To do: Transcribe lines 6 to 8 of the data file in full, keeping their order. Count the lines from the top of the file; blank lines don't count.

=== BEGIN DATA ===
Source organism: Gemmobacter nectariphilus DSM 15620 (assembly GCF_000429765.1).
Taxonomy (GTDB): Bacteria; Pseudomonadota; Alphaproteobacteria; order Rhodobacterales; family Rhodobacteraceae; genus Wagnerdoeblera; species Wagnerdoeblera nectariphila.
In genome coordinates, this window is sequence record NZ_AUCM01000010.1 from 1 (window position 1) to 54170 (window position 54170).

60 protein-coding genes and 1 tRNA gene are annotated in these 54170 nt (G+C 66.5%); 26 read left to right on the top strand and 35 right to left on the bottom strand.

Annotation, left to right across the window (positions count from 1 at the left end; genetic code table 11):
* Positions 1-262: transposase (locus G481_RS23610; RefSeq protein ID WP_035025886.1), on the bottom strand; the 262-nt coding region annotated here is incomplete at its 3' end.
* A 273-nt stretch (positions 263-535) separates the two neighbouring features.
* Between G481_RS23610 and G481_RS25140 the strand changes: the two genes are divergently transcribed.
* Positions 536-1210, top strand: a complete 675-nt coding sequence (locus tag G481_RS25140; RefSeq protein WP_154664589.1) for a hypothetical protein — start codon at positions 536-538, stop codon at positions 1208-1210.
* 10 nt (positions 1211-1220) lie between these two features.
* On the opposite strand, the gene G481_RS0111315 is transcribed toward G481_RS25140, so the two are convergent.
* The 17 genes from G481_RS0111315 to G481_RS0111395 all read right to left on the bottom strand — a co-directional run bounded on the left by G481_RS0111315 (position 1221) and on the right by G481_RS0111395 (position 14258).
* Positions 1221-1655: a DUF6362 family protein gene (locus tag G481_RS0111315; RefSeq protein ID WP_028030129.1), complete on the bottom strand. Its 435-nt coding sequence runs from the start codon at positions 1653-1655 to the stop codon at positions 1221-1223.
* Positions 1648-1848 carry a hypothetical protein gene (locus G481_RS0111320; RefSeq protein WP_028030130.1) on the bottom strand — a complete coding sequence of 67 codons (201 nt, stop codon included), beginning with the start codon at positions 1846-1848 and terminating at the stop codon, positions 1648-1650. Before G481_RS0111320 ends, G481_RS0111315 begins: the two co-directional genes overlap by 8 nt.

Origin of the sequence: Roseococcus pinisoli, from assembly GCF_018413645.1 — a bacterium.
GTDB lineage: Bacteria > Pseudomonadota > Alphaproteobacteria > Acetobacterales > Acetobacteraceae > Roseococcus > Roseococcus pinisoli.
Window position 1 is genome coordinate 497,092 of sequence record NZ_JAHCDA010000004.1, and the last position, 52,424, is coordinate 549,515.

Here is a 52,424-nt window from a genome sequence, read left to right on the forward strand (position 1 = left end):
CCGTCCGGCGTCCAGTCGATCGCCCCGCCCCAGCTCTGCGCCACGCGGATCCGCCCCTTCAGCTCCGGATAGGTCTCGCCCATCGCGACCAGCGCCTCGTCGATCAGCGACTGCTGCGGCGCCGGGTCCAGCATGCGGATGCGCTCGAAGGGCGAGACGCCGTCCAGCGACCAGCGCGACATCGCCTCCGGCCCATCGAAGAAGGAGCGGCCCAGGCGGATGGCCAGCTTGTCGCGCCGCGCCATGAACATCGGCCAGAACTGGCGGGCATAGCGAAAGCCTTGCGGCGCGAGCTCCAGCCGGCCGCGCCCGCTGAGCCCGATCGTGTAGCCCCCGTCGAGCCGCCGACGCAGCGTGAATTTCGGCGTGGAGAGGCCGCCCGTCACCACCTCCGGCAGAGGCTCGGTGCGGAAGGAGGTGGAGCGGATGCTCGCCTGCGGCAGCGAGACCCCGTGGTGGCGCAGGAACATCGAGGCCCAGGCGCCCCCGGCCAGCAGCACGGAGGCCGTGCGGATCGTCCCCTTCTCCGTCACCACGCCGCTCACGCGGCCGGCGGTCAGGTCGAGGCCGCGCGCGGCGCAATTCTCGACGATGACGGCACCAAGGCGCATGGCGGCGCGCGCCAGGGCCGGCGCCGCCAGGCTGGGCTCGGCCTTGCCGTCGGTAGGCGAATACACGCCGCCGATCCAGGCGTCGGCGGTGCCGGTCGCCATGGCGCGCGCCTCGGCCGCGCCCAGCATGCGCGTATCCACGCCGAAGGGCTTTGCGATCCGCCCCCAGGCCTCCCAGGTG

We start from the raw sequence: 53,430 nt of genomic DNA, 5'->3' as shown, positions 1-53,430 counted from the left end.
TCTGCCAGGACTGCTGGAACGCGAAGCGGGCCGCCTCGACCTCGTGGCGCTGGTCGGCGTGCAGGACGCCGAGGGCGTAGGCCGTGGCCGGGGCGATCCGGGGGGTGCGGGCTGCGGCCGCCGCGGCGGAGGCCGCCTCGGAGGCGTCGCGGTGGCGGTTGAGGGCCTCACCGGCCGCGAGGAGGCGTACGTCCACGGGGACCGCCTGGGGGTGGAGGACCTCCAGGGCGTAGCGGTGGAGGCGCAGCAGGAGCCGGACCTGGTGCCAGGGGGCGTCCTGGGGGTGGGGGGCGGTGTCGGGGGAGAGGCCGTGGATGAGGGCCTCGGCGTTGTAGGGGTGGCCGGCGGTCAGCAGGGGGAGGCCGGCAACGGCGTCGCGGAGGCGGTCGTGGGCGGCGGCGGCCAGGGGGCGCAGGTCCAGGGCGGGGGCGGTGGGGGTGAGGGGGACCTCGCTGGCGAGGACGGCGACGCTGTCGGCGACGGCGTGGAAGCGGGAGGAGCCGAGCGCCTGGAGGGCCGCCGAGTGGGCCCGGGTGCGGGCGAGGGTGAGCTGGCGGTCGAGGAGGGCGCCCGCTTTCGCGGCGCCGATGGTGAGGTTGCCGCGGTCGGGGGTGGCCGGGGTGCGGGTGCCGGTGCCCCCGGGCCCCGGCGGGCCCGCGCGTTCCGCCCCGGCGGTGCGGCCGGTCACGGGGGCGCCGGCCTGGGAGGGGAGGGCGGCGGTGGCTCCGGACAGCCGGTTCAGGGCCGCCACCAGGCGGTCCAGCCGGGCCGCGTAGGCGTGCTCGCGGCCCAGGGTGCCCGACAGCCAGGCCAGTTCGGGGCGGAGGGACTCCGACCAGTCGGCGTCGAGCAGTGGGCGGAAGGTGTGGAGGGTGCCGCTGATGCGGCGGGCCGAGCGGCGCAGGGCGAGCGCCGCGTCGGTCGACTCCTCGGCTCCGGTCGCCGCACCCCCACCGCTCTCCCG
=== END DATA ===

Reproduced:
* Positions 1-262: transposase (locus G481_RS23610; RefSeq protein ID WP_035025886.1), on the bottom strand; the 262-nt coding region annotated here is incomplete at its 3' end.
* A 273-nt stretch (positions 263-535) separates the two neighbouring features.
* Between G481_RS23610 and G481_RS25140 the strand changes: the two genes are divergently transcribed.